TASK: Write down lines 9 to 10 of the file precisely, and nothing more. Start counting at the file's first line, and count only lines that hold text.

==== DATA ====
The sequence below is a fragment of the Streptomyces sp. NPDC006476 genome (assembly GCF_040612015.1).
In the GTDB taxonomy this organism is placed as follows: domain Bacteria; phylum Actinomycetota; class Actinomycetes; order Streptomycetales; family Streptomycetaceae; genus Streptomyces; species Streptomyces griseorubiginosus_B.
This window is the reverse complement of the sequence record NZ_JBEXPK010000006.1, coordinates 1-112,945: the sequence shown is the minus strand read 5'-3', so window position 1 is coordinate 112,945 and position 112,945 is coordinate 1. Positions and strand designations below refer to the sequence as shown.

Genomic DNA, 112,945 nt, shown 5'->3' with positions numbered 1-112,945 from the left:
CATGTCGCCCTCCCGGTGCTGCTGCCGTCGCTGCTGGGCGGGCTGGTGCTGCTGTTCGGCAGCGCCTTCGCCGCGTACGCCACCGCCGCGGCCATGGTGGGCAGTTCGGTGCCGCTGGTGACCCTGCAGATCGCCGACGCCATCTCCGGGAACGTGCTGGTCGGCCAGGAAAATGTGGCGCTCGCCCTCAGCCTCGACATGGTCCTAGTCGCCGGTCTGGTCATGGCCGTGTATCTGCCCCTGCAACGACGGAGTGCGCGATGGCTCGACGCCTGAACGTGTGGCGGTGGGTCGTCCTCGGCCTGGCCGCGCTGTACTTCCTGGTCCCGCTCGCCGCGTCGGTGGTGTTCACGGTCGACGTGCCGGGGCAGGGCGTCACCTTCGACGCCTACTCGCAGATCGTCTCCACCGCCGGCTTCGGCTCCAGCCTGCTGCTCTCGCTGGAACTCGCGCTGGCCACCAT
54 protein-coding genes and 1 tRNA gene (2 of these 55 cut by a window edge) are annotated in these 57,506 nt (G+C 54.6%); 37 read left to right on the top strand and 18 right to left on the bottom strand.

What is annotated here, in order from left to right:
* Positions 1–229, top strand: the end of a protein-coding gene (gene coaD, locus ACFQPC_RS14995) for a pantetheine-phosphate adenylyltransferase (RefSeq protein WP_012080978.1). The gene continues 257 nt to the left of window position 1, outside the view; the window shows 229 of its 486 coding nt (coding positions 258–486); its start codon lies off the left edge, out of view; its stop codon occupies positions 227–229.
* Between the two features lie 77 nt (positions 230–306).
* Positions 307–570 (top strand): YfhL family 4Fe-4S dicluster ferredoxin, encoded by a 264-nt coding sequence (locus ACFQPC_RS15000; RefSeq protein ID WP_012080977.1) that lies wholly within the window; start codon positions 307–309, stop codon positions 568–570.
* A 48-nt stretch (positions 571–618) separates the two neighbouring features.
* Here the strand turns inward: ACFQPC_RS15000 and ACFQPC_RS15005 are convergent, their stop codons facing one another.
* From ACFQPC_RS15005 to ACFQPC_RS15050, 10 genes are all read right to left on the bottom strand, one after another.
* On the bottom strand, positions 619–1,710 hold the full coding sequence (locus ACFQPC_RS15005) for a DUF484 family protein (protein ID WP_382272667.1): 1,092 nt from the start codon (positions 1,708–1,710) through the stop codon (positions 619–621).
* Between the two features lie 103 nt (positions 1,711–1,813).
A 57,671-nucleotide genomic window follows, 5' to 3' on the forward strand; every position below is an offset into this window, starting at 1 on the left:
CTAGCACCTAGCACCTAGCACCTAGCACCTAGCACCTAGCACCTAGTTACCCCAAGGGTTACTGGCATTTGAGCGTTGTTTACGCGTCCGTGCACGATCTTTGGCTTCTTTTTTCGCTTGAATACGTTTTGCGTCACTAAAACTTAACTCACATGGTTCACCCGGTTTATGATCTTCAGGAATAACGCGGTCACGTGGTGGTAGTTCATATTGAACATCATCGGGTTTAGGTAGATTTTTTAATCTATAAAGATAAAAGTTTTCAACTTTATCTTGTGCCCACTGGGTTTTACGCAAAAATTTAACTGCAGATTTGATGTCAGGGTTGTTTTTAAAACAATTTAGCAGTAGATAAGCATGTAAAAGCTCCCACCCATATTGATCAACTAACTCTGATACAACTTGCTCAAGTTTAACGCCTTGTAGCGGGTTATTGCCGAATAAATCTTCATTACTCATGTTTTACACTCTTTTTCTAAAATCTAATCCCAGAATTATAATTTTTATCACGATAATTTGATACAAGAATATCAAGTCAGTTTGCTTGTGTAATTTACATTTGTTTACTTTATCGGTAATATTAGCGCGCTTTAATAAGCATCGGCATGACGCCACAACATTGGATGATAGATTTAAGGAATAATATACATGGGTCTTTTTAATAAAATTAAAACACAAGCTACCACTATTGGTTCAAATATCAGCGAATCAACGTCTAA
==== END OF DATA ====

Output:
* Between the two features lie 77 nt (positions 230–306).
* Positions 307–570 (top strand): YfhL family 4Fe-4S dicluster ferredoxin, encoded by a 264-nt coding sequence (locus ACFQPC_RS15000; RefSeq protein ID WP_012080977.1) that lies wholly within the window; start codon positions 307–309, stop codon positions 568–570.